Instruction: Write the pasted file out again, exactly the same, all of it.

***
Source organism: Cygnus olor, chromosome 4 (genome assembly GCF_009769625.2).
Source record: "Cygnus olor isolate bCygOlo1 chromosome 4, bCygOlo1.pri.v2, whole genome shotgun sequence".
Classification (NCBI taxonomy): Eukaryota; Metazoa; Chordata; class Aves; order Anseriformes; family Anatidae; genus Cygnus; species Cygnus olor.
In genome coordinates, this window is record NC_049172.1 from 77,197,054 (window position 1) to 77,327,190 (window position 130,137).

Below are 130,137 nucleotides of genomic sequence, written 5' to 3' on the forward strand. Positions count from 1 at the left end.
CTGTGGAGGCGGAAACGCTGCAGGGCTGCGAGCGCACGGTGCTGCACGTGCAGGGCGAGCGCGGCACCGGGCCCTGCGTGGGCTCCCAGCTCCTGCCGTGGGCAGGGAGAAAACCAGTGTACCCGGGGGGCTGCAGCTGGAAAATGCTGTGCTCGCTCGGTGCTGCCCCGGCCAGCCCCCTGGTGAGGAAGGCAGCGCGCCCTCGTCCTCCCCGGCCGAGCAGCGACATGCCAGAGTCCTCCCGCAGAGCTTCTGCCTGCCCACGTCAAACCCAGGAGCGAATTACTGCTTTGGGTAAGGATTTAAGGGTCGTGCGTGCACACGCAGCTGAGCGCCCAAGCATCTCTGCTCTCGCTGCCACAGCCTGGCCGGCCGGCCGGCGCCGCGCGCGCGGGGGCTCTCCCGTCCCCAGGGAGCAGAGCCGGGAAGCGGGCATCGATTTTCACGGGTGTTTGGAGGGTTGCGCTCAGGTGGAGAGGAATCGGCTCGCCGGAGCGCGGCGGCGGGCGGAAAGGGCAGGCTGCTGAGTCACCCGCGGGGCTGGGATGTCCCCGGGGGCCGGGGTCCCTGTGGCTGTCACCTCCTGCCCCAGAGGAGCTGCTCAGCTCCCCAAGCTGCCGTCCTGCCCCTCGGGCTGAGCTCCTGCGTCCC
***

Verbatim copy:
Source organism: Cygnus olor, chromosome 4 (genome assembly GCF_009769625.2).
Source record: "Cygnus olor isolate bCygOlo1 chromosome 4, bCygOlo1.pri.v2, whole genome shotgun sequence".
Classification (NCBI taxonomy): Eukaryota; Metazoa; Chordata; class Aves; order Anseriformes; family Anatidae; genus Cygnus; species Cygnus olor.
In genome coordinates, this window is record NC_049172.1 from 77,197,054 (window position 1) to 77,327,190 (window position 130,137).

Below are 130,137 nucleotides of genomic sequence, written 5' to 3' on the forward strand. Positions count from 1 at the left end.
CTGTGGAGGCGGAAACGCTGCAGGGCTGCGAGCGCACGGTGCTGCACGTGCAGGGCGAGCGCGGCACCGGGCCCTGCGTGGGCTCCCAGCTCCTGCCGTGGGCAGGGAGAAAACCAGTGTACCCGGGGGGCTGCAGCTGGAAAATGCTGTGCTCGCTCGGTGCTGCCCCGGCCAGCCCCCTGGTGAGGAAGGCAGCGCGCCCTCGTCCTCCCCGGCCGAGCAGCGACATGCCAGAGTCCTCCCGCAGAGCTTCTGCCTGCCCACGTCAAACCCAGGAGCGAATTACTGCTTTGGGTAAGGATTTAAGGGTCGTGCGTGCACACGCAGCTGAGCGCCCAAGCATCTCTGCTCTCGCTGCCACAGCCTGGCCGGCCGGCCGGCGCCGCGCGCGCGGGGGCTCTCCCGTCCCCAGGGAGCAGAGCCGGGAAGCGGGCATCGATTTTCACGGGTGTTTGGAGGGTTGCGCTCAGGTGGAGAGGAATCGGCTCGCCGGAGCGCGGCGGCGGGCGGAAAGGGCAGGCTGCTGAGTCACCCGCGGGGCTGGGATGTCCCCGGGGGCCGGGGTCCCTGTGGCTGTCACCTCCTGCCCCAGAGGAGCTGCTCAGCTCCCCAAGCTGCCGTCCTGCCCCTCGGGCTGAGCTCCTGCGTCCC